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Unmasked Case

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Addiction, abuse, isolation, homelessness and dereliction are all considered among the most severe social diseases that are attacking our society today. Through the wonderful performance of "Unmasked", which I watched during the Fringe Festival on the 2nd of September on the south side of downtown Chicago, the ingenious actor and writer, Curtis Drake Shepard, passes a message, through his performance, that "everybody wears a mask; it's important that we take them off and discover that we're all the same and that we all want to be loved and accepted and respected." This brutally honest performance not only serves as a substance for addiction but also as a catalyst for all those painful experiences that hold many of us as hostages to the painful past. I truly think that this performance, with the text it included, serves as a facilitator which reaches out to our souls and eases the recovery journey for too many pain prisoners.

Throughout the performance, the performer emphasizes the importance of justice on earth. Even though the performer played eight different characters during the sketch, each character was represented or presented differently. In the beginning of the sketch, the performer represented a healing and recovering drug addict who finally makes it to heaven. During those scenes, the character seemed very disappointed in his life and his family after his older brother made the decision to leave him alone. Thus, to express his deep sadness, the performer chose to speak with a very soft and sad crying voice which is a tool used by the performer to pass a message. Additionally, the character expressed his loneliness and sorrow through tears, screams and even prayers (a lot of body language).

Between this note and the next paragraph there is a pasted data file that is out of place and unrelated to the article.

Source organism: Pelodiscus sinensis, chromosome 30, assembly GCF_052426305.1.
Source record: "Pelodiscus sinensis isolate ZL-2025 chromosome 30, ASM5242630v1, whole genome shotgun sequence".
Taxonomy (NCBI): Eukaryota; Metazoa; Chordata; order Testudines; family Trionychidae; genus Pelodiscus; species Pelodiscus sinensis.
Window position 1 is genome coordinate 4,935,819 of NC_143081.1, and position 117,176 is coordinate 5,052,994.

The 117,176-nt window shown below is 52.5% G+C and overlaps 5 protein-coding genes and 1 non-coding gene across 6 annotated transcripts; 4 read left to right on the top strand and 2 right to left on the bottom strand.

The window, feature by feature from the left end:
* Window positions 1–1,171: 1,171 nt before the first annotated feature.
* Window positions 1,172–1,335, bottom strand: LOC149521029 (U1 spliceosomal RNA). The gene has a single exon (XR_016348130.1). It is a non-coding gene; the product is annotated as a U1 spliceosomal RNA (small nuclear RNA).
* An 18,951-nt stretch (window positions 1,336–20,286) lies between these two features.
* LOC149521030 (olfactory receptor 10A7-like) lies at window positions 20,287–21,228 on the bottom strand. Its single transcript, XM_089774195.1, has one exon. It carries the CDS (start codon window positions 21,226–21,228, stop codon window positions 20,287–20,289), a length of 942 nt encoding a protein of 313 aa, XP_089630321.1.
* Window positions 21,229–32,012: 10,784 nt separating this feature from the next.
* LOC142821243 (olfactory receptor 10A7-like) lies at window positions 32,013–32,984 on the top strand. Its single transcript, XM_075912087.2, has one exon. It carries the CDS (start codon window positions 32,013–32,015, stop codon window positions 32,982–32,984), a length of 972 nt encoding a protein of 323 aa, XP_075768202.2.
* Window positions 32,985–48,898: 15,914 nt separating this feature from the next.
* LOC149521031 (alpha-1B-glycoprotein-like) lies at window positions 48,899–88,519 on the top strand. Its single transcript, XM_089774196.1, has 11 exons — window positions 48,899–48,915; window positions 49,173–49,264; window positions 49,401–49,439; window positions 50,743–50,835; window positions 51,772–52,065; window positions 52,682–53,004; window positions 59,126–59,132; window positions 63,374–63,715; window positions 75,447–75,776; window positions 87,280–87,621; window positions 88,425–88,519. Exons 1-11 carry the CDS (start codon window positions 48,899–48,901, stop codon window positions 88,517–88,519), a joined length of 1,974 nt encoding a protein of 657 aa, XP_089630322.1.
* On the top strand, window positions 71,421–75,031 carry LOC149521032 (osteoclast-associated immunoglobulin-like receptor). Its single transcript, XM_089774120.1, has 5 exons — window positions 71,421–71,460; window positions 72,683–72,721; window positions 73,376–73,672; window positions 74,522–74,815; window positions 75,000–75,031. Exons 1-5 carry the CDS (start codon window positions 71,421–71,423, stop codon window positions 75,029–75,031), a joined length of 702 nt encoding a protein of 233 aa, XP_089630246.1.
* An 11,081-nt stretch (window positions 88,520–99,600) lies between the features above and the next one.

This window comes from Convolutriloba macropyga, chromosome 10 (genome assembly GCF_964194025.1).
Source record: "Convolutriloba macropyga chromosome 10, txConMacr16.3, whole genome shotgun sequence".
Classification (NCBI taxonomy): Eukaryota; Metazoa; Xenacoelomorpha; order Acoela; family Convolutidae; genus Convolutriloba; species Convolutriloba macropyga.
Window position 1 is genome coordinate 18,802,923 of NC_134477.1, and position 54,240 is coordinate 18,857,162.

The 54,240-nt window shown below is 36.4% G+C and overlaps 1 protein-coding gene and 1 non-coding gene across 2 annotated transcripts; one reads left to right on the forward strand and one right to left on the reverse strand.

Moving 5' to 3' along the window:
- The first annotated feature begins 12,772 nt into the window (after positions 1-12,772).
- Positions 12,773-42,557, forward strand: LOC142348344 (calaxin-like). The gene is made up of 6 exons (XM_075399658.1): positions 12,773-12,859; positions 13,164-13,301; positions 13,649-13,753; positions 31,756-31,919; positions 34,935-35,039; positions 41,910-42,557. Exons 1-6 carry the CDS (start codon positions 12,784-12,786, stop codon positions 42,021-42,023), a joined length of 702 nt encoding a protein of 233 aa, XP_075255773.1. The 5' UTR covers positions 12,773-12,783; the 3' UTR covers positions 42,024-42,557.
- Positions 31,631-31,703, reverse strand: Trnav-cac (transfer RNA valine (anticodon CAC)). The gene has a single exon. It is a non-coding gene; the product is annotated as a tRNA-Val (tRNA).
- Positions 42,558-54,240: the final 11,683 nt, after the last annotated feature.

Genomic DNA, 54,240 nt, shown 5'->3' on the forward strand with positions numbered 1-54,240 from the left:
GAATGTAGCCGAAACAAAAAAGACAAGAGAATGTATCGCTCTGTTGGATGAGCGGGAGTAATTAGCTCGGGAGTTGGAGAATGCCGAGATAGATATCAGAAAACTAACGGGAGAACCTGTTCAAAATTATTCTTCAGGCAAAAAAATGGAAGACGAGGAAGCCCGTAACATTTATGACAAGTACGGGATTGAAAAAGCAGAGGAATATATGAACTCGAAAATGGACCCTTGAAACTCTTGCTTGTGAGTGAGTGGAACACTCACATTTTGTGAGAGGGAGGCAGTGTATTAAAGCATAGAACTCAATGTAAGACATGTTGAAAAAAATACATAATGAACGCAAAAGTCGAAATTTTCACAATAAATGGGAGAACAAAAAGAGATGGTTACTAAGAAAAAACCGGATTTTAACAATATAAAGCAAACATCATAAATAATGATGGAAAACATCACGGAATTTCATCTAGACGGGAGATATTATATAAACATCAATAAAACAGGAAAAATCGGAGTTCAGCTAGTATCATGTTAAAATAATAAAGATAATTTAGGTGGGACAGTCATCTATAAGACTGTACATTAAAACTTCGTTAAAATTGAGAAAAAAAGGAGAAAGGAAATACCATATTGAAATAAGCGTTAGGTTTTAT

During the first scenes as well, the character kept repeating many touching phrases, such as: "nobody knows how I feel inside...", "I can't climb mountains, and I can't swim lakes ... but one thing I'm sure about that I will still make more mistakes". Nonetheless, as the performance goes on, the actor and writer Curt Shepard presents, with a great deal of freedom, seven other characters that seemed to influence and affect the main character he was representing (a black young recovering adult who makes his way to heaven). All of the other characters, such as the abortion kid, Romeo, St. Louis etc., aimed to emphasize God's unconditional love and support for his believers. As the performer presented the other characters, he managed to change his voice and body language accordingly in order to pass the message of the performance to his audience. To express the switching of characters during this open performance, the performer used a soft crying voice for the abortion baby, a thick Italian accent for Romeo and a soft angelic voice for St. Louis.

Through the interaction between those characters, which were all presented



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